Sunday, August 07, 2011
Saturday, August 06, 2011
Lord Acton in The History of Freedom in Antiquity (1877)
Cold, Lonely Planets More Common Than Sun-Like Stars
By Christopher Dombrowski for Wired News
May 19, 2011
Seems like every week astronomers find a new exoplanet, one that’s the biggest or the smallest or the hottest or most habitable. However, this week astronomers are announcing a truly unique and new class of exoplanets: Jupiter sized planets that are in extremely large orbits or completely unbound from a host star altogether. And there appear to be a lot of them, as these planets seem to be more common than main sequence stars.
Finding a planet that is not associated with a star is no easy task. In the new search, a team of researchers used a technique called gravitational microlensing. As you look at a background field of stars, if an object passes between you and one of the stars, there will be a temporary brightening of that star. This occurs as the gravity of the object bends light around itself, which acts as a lens for light from the background star, hence “gravitational lensing.” Microlensing occurs when the foreground object is too small to create measurable distortion of the background star and only a brightening is observed. This makes it an ideal detector for small, dim objects. The mass of the lensing object determines the duration of the brightening event—the longer the duration, the more massive. A Jupiter-sized object would produce lensing event with a duration of around one day. The odds of a microlensing event occurring are exceedingly small, as the lensing object has to line up exactly between you and the background star. To compensate, astronomers looked at 50 millions of stars over several years, which yielded 474 microlensing events. Out of those 474, 10 had durations of less than two days, consistent with a Jupiter mass object.
No host stars were observed within 10 astronomical units of the lensing object. Previous work from The Gemini Planet Imager had set limits of the population of Jupiter-sized planets in extended orbits. From that data, the astronomers were able to estimate that 75 percent of their observed planets were most likely not bound to a host star at all, and are instead loose within the Galaxy. By creating a galactic mass density model that takes into account this new class of object, astronomers were able to predict how many of these unbound planets there might be. They found that there are ~1.8 times as many unbound Jupiter-sized object as there are main sequence stars in our Galaxy. This raises a number of questions. Did these planets from near a star only to be ejected from the system? And if they truly have never been bound to any stars, do these planets represent a new planetary formation process? In any case, these observations have discovered a whole new population of Jupiter-sized planets in the Milky Way, and there are a lot of them.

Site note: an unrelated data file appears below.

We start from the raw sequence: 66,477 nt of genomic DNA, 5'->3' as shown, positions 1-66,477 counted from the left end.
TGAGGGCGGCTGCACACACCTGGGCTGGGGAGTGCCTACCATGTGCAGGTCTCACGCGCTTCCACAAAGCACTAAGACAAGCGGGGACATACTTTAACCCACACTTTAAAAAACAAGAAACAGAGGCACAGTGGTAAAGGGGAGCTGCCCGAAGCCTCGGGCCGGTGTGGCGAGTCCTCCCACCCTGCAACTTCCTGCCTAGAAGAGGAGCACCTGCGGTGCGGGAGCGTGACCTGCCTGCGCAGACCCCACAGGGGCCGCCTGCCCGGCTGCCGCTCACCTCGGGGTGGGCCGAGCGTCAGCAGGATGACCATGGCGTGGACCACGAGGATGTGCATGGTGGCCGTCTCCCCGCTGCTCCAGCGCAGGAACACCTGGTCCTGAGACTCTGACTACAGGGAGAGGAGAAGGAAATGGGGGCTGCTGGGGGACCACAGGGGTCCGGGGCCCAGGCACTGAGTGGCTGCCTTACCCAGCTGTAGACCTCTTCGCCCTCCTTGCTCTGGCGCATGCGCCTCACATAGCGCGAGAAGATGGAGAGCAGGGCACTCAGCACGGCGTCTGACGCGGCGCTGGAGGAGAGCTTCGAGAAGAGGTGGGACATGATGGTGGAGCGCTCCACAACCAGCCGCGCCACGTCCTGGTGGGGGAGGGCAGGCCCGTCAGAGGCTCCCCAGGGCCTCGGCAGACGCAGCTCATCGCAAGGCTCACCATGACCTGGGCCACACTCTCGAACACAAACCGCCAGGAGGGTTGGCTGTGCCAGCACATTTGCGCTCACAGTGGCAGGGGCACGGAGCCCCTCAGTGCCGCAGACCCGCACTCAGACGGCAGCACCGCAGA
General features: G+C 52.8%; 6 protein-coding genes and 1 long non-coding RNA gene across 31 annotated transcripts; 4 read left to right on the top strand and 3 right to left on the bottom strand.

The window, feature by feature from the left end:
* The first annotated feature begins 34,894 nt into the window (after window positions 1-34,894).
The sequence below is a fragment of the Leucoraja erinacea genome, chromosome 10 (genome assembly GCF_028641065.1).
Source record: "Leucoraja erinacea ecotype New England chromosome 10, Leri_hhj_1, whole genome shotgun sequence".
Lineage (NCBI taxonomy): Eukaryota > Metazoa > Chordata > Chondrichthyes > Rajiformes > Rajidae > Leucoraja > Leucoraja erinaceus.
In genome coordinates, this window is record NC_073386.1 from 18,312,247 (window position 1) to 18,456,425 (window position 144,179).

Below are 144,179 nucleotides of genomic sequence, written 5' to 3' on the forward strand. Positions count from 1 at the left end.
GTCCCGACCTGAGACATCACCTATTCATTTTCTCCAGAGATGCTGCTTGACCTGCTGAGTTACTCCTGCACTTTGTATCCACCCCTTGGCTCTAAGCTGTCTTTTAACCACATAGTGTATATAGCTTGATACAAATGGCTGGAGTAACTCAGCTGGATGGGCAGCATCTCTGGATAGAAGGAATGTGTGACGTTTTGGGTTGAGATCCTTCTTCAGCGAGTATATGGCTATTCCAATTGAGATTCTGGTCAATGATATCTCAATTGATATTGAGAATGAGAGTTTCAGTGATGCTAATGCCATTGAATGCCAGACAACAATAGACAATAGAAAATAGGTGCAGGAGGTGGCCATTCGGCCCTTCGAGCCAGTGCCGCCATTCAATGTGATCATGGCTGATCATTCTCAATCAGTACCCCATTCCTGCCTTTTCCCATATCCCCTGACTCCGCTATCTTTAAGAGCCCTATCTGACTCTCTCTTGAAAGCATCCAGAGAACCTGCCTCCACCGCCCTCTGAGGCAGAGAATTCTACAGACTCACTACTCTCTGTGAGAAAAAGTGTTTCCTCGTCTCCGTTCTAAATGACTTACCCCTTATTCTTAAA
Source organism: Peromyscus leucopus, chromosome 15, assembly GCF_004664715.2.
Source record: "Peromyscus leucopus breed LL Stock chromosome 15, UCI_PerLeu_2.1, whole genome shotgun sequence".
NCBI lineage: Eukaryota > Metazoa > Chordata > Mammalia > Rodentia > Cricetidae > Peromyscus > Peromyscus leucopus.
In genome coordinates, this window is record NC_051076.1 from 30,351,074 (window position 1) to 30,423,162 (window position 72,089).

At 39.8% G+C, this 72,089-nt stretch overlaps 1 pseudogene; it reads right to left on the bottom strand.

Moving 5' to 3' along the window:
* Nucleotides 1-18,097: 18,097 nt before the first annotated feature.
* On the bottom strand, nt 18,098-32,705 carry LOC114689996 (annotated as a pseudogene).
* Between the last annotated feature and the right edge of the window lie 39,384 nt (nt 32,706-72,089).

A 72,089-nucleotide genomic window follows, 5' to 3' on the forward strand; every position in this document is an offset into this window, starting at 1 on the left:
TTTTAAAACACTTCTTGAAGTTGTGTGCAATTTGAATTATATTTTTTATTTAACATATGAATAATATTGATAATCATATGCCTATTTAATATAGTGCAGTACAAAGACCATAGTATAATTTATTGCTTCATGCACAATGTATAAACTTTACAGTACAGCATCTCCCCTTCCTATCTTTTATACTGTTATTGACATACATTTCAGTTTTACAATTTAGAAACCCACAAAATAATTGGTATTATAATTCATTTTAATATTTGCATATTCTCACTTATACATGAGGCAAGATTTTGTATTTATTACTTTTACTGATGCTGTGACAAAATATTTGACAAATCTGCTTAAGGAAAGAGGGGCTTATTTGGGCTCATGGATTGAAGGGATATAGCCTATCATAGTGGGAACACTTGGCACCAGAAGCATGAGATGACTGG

I wonder if these new planets are like our Jupiter and, like our Jupiter, have moons which are geologically active and warm. If so, these new planets may have significantly increased the number of places that life may exist.
[So the possible number of environments where life may exist has just increased again. I’m confident that it’s just a matter of when we find it rather than if…..]
Friday, August 05, 2011
Thursday, August 04, 2011
Witchling by Yasmine Galenorn Reading
Three sisters, all half-elf, one half-witch, one half-shapeshifter and one half-vampire are employed by the Otherworld Intelligence Agency (I kid you not) to keep an eye on things Earthside. Humanity is still getting used to having real, live supernatural creatures walk amongst them and things could get all too easily out of hand. Already several anti-otherworld organisations have sprung up and are causing trouble. But deep in the Under-realm things are stirring. There’s a new demon in town who is fast becoming top dog in that most deadly of environments. He’s out for ultimate power and intends to join all three realms together as his personal playground. To do this he needs nine keys to open the portals between the worlds letting the army he has amassed wreak havoc – unless the sisters can stop him.
So, is anyone else channelling ‘Charmed’ here? Apart from the author that is. For a while I was definitely cutting her some slack. It’s her first novel I thought (it wasn’t) or she’s writing it for a young teen audience (presumably not from the several fairly explicit sex scenes). By about the half way mark I’d pretty much given up hope that things would improve – and hopefully not get any worse. They didn’t – either way. This was cliché piled on cliché, poor characterisation, terrible dialogue and a barely rational plot. Just about the only reason I finished it at all was that it was so vacuous that it required almost no effort to read. Unfortunately I already have the next two books in the series (I think they were a birthday present from my Amazon Wish List – that’ll teach me!). I have doubts that I’ll get around to the next two but never say never and all that. If you want a fun, light and fast urban fantasy read I’d really pick something else. Avoid.